Even if I didn’t live here on the panhandle, I would still enjoy reading your thoughts. Keep it up! I think you are great and a lovely start to my every day. HUGS!

  14. Georgia Grand - July 16, 2019 1:06 pm

    Was in Destin this Sunday evening after about 25 yr absence (do not have words to Express My dismay ) ?
    We all have issues in our past !!! To Quote Max Lucado “Anxious for Nothing” that’s the reason Rear view mirrors are smaller than Windshields
    MetYou Sat evening Fairhope loved it ….You Are Beautiful now!! Georgia Grand?

  15. Bobby - July 16, 2019 1:50 pm

    Amen brother!

  16. Ann Collier - July 16, 2019 1:52 pm

    One of the best!

  17. Pat - July 16, 2019 2:56 pm

    There is always hope…sometimes hard to see and sometimes things don’t work out the way we “hoped” it would, but one day, you will understand!

  18. Linda Moon - July 16, 2019 4:06 pm

    “Brown-Eyed Girl”, even sung by an alleged animal, can’t be all bad….maybe ruined for a little while, but it’s still “Brown-Eyed Girl”! I’m glad you bid Gracie good night, though, and maybe left early to play some Van Morrison. In the day before cell phones, someone who wouldn’t want her name mentioned here stayed at Destin Beach too long. I (her mother) suspected she was off somewhere kissing a boy. (I, her mother…did I just give her identity away??) I was right, and she returned safe and sound. STARS OF ALABAMA arrived in my mailbox yesterday. Now that’s a beautiful thing!!

  19. Lee - July 16, 2019 4:09 pm

    Your words sooth me. I lived in Fort Walton Beach in the late 1970’s and vividly remember the sleepy beach village as you describe it. Progress sometimes isn’t a good thing, but I sure wish I bought that property offered to me in 1979.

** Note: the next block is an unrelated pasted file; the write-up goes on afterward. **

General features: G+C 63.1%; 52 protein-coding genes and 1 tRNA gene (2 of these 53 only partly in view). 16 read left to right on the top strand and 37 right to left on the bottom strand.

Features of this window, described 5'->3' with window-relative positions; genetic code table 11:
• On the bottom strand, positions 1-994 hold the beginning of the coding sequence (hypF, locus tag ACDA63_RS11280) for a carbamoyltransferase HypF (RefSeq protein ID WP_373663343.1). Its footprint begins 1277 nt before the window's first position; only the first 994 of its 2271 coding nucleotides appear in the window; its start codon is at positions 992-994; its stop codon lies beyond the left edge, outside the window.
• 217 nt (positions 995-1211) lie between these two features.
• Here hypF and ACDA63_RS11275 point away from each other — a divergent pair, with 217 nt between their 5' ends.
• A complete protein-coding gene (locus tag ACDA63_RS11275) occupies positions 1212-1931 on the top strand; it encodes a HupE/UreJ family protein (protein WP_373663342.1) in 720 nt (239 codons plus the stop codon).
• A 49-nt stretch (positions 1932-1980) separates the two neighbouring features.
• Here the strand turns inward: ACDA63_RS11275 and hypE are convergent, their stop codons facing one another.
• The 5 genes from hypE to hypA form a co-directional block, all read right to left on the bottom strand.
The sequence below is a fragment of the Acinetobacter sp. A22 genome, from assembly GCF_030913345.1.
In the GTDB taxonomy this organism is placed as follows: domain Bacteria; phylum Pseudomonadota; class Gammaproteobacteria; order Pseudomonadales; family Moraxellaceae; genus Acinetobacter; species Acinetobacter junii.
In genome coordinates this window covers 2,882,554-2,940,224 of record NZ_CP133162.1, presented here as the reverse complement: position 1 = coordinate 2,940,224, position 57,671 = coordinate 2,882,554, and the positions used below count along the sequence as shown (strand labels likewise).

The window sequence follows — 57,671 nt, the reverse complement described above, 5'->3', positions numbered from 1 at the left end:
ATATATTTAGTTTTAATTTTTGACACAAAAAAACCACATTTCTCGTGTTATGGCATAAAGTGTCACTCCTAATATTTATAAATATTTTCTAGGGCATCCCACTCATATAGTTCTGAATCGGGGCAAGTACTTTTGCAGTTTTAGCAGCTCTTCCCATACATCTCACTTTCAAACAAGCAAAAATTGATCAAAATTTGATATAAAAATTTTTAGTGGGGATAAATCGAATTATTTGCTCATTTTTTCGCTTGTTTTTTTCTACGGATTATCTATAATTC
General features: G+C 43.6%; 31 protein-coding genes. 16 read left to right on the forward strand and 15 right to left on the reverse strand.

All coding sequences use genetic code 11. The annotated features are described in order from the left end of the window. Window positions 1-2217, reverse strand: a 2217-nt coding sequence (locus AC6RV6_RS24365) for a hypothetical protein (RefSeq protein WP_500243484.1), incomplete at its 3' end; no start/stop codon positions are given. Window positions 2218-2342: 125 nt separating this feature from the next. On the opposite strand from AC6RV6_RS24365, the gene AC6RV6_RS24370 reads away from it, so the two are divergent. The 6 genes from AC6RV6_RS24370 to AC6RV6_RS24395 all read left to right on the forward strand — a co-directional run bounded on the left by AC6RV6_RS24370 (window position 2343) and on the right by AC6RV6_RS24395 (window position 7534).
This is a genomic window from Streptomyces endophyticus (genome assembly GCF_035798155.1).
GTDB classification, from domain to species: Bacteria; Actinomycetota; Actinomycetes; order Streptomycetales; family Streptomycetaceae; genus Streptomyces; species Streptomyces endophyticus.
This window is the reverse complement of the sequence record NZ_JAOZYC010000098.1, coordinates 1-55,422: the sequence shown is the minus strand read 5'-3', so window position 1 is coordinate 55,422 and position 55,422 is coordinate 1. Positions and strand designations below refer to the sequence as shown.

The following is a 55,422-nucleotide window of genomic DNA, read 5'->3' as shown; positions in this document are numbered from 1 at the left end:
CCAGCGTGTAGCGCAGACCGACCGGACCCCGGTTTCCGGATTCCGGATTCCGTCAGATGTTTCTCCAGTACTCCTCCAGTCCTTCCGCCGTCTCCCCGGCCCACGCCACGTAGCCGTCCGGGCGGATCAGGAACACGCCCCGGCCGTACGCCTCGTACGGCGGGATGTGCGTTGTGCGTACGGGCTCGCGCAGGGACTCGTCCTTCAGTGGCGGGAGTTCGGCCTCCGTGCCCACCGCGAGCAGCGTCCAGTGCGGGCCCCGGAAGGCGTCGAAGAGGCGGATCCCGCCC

20. Phyllis F Stallings - July 16, 2019 4:48 pm

    I would like to thank you for your daily short stories. It always leaves me lifted up. You said we were all beautiful. I have never felt beautiful but it’s nice to know someone thinks so.

  21. Jennifer Sienes - July 16, 2019 5:44 pm

    Thank you for once again sharing your heart. It brought back memories of my own–and yes, life is beautiful and we do get a brand new start. Thank God!

  22. Janet Mary Lee - July 16, 2019 5:59 pm

    I wish I had known some of these beaches back in the day. We do try to find the least crowded and most quiet places there are. And it is still beautiful!! You have really come into your own, and then some!! And it brings me joy!! I so identify with that child in you. Mine is still there, but I try to recognise it for what it is..and work around it. I will never touch as many people as you do,( including me!). But well..I can start with one, and that is okay. You make us proud!! The best is knowing God does answer those prayers. In different ways. The trick is seeing it, and being thankful for it!! ((hug!!)) You are!!

  23. P D Nix - July 16, 2019 6:33 pm

    so very true

  24. Susanne Wadsworth - July 16, 2019 7:07 pm

    I love to read your essays–always positive and uplifting. You make my days!

  25. Connie Havard Ryland - July 16, 2019 11:55 pm

    I wake up every morning reading your column. Blog. Whatever it’s called these days. You start my day off with a laugh or a tear or just a quiet moment of reflection, but it’s always a beautiful start to my morning. I hope you know how much your words mean to people. Love and hugs.

  26. Joe Patterson - July 17, 2019 3:25 am

    And so are you thanks again

  27. That's jack - July 18, 2019 3:17 am

    All IMMA say is AMEN to old Joe P up there. Nite from Pennsylvania…
    Sherry & jack

  28. Caleb Halstead - August 13, 2019 2:48 pm

    Boy, did you ever strike a nerve today, Sean! Destin, Florida! I spent what may have been the happiest summer of my life in Destin, FL. There have been too many summers now for me to remember each of them specifically, but my summer in Destin will always stand out in my memories. It was the summer between high school and my enrolling at the University of Alabama in the fall.